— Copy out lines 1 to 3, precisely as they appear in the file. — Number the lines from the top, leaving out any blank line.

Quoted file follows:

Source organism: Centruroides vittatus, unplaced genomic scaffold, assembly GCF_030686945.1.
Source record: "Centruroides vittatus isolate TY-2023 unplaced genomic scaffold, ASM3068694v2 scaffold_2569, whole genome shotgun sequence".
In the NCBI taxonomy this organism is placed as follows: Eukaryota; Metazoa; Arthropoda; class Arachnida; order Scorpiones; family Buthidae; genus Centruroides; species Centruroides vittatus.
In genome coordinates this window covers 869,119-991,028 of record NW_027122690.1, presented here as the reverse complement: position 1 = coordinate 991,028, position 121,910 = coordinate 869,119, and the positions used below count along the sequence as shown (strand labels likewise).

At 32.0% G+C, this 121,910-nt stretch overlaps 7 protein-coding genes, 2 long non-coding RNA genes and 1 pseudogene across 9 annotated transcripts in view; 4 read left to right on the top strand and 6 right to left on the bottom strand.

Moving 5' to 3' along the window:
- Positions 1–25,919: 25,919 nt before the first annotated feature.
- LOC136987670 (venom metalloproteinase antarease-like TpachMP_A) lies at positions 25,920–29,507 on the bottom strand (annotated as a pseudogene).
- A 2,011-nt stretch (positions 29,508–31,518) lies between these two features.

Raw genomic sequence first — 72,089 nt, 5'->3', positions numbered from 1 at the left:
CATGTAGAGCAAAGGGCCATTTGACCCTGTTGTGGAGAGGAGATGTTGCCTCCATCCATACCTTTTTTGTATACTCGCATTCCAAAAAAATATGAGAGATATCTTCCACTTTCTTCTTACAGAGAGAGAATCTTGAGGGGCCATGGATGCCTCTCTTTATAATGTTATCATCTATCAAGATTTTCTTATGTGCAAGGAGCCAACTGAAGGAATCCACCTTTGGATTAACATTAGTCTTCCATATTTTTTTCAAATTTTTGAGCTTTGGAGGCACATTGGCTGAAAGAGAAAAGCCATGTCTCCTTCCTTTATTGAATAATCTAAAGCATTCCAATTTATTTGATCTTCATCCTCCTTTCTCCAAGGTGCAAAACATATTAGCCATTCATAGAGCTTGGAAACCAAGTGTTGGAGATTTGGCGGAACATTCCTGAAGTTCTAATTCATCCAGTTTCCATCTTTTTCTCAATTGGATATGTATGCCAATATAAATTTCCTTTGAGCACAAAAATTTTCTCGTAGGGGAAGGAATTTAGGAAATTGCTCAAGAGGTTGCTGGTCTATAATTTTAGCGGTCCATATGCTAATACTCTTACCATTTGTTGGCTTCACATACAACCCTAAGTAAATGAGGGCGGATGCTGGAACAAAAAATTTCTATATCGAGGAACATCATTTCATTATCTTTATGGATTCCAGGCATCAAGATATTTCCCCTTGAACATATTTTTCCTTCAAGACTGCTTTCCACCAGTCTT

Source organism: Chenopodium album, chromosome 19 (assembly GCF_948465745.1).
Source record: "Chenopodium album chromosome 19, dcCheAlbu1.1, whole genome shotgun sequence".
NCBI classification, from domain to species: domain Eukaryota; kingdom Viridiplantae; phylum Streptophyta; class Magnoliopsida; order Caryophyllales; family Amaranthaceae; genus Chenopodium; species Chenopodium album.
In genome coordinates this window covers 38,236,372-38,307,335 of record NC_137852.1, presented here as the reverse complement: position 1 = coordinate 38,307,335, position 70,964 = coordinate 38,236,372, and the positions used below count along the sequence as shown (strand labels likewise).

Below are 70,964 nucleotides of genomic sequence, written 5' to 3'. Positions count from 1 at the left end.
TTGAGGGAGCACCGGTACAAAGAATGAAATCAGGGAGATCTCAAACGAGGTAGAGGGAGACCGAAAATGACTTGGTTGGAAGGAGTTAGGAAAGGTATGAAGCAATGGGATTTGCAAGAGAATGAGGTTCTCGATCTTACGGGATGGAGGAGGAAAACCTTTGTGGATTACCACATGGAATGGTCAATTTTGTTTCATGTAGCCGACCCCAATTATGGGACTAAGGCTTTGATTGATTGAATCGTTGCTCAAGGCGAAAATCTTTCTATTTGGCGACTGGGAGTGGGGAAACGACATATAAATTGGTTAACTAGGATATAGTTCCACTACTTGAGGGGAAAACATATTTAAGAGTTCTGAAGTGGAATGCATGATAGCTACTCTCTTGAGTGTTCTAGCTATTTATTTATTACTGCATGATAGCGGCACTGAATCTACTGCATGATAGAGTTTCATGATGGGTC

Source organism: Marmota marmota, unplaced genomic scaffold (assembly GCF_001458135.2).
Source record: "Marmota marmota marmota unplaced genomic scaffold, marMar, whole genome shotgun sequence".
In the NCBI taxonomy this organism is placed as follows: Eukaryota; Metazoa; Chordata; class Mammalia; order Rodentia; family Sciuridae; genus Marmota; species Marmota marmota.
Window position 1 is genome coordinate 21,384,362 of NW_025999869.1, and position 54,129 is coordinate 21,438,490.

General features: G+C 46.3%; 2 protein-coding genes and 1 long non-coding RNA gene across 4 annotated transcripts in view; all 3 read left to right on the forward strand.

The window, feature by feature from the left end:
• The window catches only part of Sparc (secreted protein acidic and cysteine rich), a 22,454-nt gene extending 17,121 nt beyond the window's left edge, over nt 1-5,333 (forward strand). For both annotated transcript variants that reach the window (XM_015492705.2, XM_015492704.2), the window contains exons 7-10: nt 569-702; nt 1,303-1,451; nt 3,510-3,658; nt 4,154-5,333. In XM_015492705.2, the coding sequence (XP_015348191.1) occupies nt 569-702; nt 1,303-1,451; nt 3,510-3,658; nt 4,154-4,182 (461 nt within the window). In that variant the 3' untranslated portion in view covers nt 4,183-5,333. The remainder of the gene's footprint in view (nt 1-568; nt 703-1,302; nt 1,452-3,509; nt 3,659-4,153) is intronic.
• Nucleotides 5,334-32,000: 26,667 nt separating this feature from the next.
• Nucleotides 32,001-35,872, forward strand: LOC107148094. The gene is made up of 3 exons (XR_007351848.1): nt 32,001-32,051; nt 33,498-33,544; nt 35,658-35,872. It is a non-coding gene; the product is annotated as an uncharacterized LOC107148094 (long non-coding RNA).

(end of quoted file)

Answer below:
Source organism: Centruroides vittatus, unplaced genomic scaffold, assembly GCF_030686945.1.
Source record: "Centruroides vittatus isolate TY-2023 unplaced genomic scaffold, ASM3068694v2 scaffold_2569, whole genome shotgun sequence".
In the NCBI taxonomy this organism is placed as follows: Eukaryota; Metazoa; Arthropoda; class Arachnida; order Scorpiones; family Buthidae; genus Centruroides; species Centruroides vittatus.